Aftershock (2010)


Author’s Note: It’s been quite a while since I’ve sat down and wrote anything for the blog. Most of the time I’ve been content on discussing movies I watched during the shows.It’s not that I feel rusty writing again, but that the movie I’m reviewing probably derserved both a written and audio review. I tried 3 days this week to record the podcast, but my voice would only hold up for about 10 minutes or so. Again, getting a hoarse voice is like “Broadcaster’s disease”, so for all of you wanting to hear my beautiful voice, I apologize.

Aftershock: Sometimes the survivors are worse off…

Words: Desmond Childs

One characteristic of great storytelling, in my opinion, is the continutity throughout. A character who has trouble swimming shouldn’t then be able to save his sister fromdrowning on sheer will. It’s sort of a weird, cheap cop-out. However, seeing that character learn, practice, and finally struggle himself into being able to doggie paddle just seems more rewarding to me, as part of the audience. I’d also like to think that character felt better about himself too. Anyhow, seeing characters being shaped, shifted, and molded by their experiences is always something that should be kept on reel. Of course in excess, learning how the intergalatic race of pod people living in “Monster B” came into being, would sorta get boring after awhile. It’s definietly a slippery slope; “How did he learn Kung-fu” but not “So when did the master, who taught his master, learn kung-fu”. Then again, having great writers can cause an audience to overlook the “extra” chunks of information that isn’t vital to the plot. EX: IP MAN 1, 2, and (3?). Aftershock is a film that deals with the lives of tramutized victims of an earthquake, as well as their families. It’s also a movie that goes thr extra mile and lays out the lives of the affected individuals for up to 32 years after the incident occured. Needless to say, their lives were still very much affected by the dieaster all those years before.

Directed By:

Feng Xiaogang



Mr. Feng got his start as a stage designer in the Beijing Military Region Art Troupe. Later, he began writing scripts based on the Chinese New Year celebrations. And finally, after carving himself a niche in that, he began to write for comedy films. Prior to Aftershock, which he did not write, he was know mostly for his comedic films. He would often use the actor, Ge You in his films and rarely strayed away from this setup. It was only recently that he decided that he wanted to expand past making only comedy movies.  Some of his accolades (and there are quite a few) include his screenplay for ‘A World without Thieves‘ winning a Golden Horse Award in 2005; as well as ‘A sigh’ winning Best Film in Cairo’s International Film Festival. His picture, ‘Assembly, also garnered some attention at the 28th Hong Kong film awards best asian pictures. Whatever the one-time stage designer is doing in movies, it most be working. Now on to the topic of his 2010 movie, Aftershock.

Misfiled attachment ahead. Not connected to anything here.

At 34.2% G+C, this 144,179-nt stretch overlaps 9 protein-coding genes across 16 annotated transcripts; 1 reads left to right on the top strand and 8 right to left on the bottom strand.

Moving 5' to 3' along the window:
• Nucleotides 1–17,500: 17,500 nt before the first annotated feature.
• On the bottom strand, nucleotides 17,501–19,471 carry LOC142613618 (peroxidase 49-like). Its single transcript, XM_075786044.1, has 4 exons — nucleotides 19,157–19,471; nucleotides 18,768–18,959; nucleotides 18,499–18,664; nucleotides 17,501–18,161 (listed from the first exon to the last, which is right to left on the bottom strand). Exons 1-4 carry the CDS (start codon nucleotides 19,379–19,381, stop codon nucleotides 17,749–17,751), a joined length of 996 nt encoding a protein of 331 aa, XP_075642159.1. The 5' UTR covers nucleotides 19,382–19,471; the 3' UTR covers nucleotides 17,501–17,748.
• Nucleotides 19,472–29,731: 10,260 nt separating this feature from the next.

In Memory of those lost…

Aftershock is a well-put together project with a great cast of actors and actresses and an okay, CGI-laden production aesthetic that doesn’t bother too much. The events shown in this film are based off the Tangshan earthquakes of 1976. I’m not in the business of giving away large parts of the plot, so there are no spoiler warnings necessary here.

The story centers around a family of four that is caught right in the midst of the earthquake. The wife and husband initially make it out unscathed, but the kids are caught under the rubble. Things go from bad to worse when the husband makes the ultimate sacrifice to protect his wife, and she later has to decide between which of her kids to save. It’s one of those, “If you save this one, the other dies because of it” situations, and it’s pretty gutwrenching, even without a “tug at your heart strings” score backing it up. At this point the movie spilts in two, and later, thirds, as the survivors try to move on with their lives. We see the kids graduate and go off to college, have kids, get married, and so on. It’s really tough for me to describe a film with this much character without spoiling some plot points, so this will be another pretty straightforward review. There wasn’t anything in this film I did not like. I enjoyed every minute of it, and while several characters were added on toward the end of the film, I never felt like “it was too much”. Many of the people in the film have to deal with losing a loved one, or being a single parent, dealing with a underachieving child, etc. Thankfully, the movie is able to handle each issue with as little bias as possible, choosing not to make anyone seem “wrong” for the choices they make. Because we all know and understand that the real world’s “grey area” is all over, and very little is black in white; in this type of situation. If I still gave number or letter grades this one would score high where it counts. Engaging story based on history, memorable characters who I could relate to (sympathize with), and a production value that didn’t rely totally on CGI effects and gory scenes.

The film is on Netflix, go watch it. The movie trailer’s below, BADA-BING! BADA-BOOM:

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